At the time, the roadside frontage of the property was lined with a long row of 12 very tall (30’ high or so) eastern white cedar trees. These had clearly been planted to create a privacy screen but, as they matured, and their branches rose to six and eight feet from the ground, that purpose had ceased to function. They were neither beautiful nor aesthetically suitable but we hesitated to cut them down simply because they were mature trees and seemed to have attained some sort of merit by that fact alone. Yes, they were hosting and perpetuating an unsightly disease that manifest itself in our apple trees with rust spotted leaves, shriveled fruit and premature defoliation, but we couldn’t bring ourselves to cut them down.
Cedar wood is a traditional material used for fenceposts as it is amazingly resistant to rot and decay. When we created a rustic fence for the Potager, we crafted it with what was on hand, hardwood saplings, knowing full well that it would last only a couple or few years. Well, to make a long story short, in 2011, the planets aligned and guided our chain saw firmly into the trunks of those emminant cedars, an event that coincided with the rapidly deteriorating Potager fence and the discovery that Cedar Apple Rust can kill young apple trees. It was liberating. The cedars were cut up and dressed into appropriate lengths and configurations for future fenceposts and the grateful apple trees responded with tremendous blossoming, lush, green growth and persistent foliage, and a bumper crop of fruit.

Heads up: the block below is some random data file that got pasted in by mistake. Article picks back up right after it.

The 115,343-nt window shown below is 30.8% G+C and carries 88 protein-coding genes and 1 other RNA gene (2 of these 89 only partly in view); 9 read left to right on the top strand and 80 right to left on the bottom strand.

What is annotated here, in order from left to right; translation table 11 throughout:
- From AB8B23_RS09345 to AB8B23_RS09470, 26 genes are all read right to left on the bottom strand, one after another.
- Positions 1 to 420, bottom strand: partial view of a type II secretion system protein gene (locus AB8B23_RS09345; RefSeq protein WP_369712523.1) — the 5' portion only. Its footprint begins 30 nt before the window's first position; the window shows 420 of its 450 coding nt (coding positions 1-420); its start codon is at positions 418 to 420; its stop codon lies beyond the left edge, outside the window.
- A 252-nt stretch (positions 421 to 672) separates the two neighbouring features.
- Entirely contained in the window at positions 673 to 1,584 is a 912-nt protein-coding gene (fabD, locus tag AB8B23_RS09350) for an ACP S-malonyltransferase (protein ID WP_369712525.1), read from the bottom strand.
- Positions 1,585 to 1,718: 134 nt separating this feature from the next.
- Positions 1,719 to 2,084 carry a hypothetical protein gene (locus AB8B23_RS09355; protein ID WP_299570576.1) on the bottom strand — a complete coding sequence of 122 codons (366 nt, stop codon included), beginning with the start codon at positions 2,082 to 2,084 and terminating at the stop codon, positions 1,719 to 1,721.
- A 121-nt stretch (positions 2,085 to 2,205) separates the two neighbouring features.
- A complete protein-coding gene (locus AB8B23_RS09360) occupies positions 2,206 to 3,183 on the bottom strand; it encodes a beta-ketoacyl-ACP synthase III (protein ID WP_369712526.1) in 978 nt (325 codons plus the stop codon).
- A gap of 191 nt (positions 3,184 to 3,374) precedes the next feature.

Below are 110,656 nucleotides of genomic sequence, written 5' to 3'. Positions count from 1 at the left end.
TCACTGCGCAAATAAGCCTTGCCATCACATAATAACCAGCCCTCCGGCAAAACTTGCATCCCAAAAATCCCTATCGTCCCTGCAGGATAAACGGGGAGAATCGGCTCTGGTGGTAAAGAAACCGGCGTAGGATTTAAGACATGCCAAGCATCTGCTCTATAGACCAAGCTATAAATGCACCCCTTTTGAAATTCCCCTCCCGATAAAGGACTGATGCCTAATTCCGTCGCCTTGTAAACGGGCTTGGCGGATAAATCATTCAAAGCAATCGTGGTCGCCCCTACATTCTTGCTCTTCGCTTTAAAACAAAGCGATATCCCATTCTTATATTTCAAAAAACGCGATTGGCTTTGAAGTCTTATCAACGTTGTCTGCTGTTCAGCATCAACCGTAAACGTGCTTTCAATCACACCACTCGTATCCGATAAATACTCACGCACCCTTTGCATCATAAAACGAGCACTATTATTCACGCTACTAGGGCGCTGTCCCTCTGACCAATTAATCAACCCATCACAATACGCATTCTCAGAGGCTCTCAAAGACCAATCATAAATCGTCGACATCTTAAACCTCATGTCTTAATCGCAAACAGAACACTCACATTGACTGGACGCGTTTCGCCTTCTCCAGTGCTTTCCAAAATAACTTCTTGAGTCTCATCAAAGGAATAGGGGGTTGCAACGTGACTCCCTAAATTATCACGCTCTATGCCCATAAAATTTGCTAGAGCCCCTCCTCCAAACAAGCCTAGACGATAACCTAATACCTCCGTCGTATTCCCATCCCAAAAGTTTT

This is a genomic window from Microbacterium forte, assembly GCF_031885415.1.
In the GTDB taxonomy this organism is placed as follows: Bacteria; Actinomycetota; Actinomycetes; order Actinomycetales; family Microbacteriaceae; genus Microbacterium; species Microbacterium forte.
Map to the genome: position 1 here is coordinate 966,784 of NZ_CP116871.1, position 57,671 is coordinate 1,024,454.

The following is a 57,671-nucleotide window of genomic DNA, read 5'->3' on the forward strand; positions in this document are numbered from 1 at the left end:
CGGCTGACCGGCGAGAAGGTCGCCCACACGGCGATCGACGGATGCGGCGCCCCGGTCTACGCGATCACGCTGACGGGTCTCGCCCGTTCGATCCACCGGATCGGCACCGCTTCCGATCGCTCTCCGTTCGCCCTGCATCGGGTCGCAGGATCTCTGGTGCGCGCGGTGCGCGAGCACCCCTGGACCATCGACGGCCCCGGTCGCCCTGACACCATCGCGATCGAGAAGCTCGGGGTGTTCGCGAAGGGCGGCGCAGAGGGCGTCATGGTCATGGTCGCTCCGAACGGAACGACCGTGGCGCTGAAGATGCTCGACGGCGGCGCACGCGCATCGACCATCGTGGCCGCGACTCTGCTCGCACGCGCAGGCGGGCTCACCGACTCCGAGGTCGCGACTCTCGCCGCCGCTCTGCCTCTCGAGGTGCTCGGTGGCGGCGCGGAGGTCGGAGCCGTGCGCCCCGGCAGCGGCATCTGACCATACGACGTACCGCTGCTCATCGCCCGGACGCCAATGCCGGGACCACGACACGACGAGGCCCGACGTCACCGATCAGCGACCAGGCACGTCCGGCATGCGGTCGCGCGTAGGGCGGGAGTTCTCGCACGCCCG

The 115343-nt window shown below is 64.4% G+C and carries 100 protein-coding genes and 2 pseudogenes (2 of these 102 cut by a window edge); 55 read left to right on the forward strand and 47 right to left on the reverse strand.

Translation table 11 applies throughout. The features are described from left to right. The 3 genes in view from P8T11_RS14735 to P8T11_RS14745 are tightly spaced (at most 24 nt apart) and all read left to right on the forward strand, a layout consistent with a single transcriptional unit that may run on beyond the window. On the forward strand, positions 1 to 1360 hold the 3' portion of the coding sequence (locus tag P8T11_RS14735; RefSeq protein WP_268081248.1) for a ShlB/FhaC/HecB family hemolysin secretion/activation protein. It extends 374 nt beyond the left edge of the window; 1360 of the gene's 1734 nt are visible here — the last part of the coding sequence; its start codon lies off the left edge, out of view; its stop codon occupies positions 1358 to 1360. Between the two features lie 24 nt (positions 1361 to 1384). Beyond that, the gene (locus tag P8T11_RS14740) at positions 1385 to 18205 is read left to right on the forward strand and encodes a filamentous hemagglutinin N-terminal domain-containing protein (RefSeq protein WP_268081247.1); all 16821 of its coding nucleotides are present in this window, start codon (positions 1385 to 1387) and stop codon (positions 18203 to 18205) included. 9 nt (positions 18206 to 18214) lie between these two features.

Two nights ago I made an apple pie and served it to a very fussy ‘foodie’. He raved about it, and as he headed into the rapture, asking for my secrets, I guided him over to the recycling bin, pulled out the packaging for the IGA brand prepared Pie Crusts and said “its all about the apples”. Which were they? Who knows? My guess is that they  are Rhode Island Greenings, but the identity of that particular tree, with the tart, crisp, yellowy-greenish, dry apples, (the ones I give as treats to the ducks) will remain a mystery in the mists of time.

Planning the Kitchen Garden

In my experience, it’s relatively easy to establish parameters for oneself by committing to a 20’ x 20’ plot and limiting the plantings to fit within those confines. It works in writing and on graph paper. If, however, you’re a dreamer like me, seduced by fantasies of abundance and variety, it doesn’t work all that well, especially after the hibernation of a dark season of long winter evenings spent reading seed catalogs, with a glass or two of wine, a highlight marker and a block of post-it notes. It’s very easy to slide into the 20’ x 35’ plot, or the 30’ x 50’ plot or the 50” x 85’plot, so easy that it’s almost inevitable.

I offer the following example. The first year that we started our vegetable garden, our seed bill was $27 dollars. The next year it was $74 dollars. The size of the garden didn’t alter.  So, what changed? A desire for greater variety; we wanted three kinds of beets, not one, seven different tomatoes, not three, four kinds of squash, not two, etc…

Shakespeare knew something  when he wrote: “Know thyself and to thine own self be true”. But here’s the rub: as a home-gardener, I don’t need 45 zucchini seeds. I need 4, or, if I’m going to sow successively, I need 8, or maybe, at the limit, twelve. The cost of seeds isn’t that expensive but it does add up, especially if you’re like me and want to try all sorts of things.